Q&A: How do I begin freelancing?


I want to start freelancing, but I’m overwhelmed. Where do I begin?


With all the talk about how freelancing is becoming the new normal, it can seem like everyone and their brother has already figured out how to get clients, charge a mint, and laugh all the way to the bank. 

Newbies can be left feeling like they’ve missed the boat (or the train, actually) and are hopelessly behind. 

How to get started when everybody’s rushing forward around you? How to begin when you don’t know what you’re doing and every advice-giver says something different? First, create a website! First, work for free to build a portfolio! First, choose a niche! First, become an expert on everything before doing anything! 

It’s enough to make an aspiring freelancer throw in the towel before even getting started. 

The good news is you don’t have to do everything at once. Freelancing is one of those things you can do little by little, one step at a time. 

If you feel like you don’t know where to start, begin with the first step — the core of what freelancing is: Find a client, do the work, get paid. 

There are many ways to find that first client. Networking is at the top of the list. But you might find them through a job listing, or a marketplace site like Upwork, or via a posting in a Facebook group, or by walking around to local businesses and introducing yourself, or by connecting with people on LinkedIn, or…. the list goes on.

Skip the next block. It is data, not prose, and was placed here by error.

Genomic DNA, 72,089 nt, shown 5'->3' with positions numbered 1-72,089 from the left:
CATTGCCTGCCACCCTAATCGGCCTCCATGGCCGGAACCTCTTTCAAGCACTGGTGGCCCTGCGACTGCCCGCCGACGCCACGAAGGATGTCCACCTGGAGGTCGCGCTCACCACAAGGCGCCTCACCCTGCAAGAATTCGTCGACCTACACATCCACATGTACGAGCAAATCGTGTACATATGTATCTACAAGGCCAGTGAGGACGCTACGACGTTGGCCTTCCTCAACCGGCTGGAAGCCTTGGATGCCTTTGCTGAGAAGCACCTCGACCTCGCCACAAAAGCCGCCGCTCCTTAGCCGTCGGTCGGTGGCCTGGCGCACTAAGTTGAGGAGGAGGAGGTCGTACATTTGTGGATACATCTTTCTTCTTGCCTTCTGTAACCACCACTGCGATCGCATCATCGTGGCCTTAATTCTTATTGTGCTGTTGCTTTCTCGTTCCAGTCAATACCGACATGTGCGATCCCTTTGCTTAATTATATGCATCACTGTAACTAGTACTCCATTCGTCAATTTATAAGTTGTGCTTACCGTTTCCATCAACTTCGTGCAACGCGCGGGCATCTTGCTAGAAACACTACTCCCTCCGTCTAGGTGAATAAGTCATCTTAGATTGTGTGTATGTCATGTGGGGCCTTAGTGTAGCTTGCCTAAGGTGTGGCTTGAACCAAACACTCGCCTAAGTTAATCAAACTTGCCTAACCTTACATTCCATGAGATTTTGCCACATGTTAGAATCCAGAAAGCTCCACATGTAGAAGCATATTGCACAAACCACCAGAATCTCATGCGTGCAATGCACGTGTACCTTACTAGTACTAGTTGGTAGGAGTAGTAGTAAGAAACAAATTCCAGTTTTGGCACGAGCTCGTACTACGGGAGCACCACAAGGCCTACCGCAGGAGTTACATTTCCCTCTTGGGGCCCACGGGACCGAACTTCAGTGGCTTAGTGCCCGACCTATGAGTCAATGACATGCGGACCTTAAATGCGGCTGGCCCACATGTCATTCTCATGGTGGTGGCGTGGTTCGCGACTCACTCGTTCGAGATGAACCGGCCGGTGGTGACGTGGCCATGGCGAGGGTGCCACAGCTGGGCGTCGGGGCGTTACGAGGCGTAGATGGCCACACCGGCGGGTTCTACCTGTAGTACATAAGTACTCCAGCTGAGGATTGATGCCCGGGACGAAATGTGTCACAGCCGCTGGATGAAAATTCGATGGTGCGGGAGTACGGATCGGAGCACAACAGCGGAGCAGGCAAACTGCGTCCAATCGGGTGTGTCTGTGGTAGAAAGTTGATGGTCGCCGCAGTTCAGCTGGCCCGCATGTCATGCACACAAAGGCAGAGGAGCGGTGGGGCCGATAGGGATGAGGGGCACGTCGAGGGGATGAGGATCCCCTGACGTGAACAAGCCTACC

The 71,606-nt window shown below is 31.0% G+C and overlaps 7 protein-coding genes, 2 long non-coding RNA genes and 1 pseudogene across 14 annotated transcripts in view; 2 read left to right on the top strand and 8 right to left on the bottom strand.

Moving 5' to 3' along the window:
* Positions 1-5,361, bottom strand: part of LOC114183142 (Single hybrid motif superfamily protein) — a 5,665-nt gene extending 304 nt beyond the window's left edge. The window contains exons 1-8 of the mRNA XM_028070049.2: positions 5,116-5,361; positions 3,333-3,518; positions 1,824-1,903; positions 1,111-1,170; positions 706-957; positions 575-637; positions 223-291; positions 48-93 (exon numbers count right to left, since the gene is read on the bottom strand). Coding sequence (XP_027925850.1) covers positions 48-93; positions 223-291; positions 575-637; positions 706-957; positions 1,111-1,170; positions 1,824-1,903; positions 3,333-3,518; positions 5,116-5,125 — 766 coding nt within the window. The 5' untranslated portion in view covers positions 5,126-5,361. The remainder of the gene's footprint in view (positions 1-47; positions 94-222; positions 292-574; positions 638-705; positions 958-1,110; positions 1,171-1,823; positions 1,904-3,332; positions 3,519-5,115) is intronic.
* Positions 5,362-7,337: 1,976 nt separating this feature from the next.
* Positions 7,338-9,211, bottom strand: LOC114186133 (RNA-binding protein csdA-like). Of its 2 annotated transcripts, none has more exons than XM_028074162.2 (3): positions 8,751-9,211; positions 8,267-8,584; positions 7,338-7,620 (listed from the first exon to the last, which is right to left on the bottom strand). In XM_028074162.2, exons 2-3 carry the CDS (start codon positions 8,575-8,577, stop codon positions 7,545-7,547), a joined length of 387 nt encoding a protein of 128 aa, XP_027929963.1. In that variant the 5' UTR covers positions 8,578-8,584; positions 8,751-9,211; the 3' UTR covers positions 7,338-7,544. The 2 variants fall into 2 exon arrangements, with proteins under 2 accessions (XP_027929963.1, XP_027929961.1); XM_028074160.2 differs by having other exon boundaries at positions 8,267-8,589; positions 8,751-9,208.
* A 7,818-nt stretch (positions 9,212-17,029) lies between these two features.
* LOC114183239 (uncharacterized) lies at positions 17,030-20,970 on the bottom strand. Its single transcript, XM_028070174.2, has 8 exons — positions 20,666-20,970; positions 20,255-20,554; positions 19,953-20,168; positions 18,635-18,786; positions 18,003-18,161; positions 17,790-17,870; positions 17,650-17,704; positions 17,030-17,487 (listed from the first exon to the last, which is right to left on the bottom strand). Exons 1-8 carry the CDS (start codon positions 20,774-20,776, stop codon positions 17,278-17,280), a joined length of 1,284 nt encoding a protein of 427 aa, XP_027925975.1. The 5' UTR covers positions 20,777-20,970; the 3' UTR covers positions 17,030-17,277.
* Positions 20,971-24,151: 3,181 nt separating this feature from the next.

The point is to find one, by hook or by crook, and do your first round of the find-client-do-work-get-paid polka. Nothing will inspire you more effectively to do it again than receiving that first payment.

Keep doing that polka over and over until you start to feel like you can branch out and do more, such as define a niche, or set up a website, or make a marketing plan, or whatever other thing you decide is right for your fledgling business. If you cultivate a CEO mindset and get proactive about building your enterprise, you won’t be stuck in that overwhelmed beginner place for long.

While having a plan is great if you are able to make one, there’s a lot to be said for this organic method of building up your freelancing. I started this way — one gig, next gig, etc. — ten years ago, and over the years it has grown and grown until it is now a full-fledged career that makes me twice the income I could get in a full-time job. 

So I always like to tell people “just start.” Waiting until you feel totally prepared is a recipe for never starting. There’s no problem in starting small and building as you go. In fact, it may be the very best way to build the business that’s right for you.

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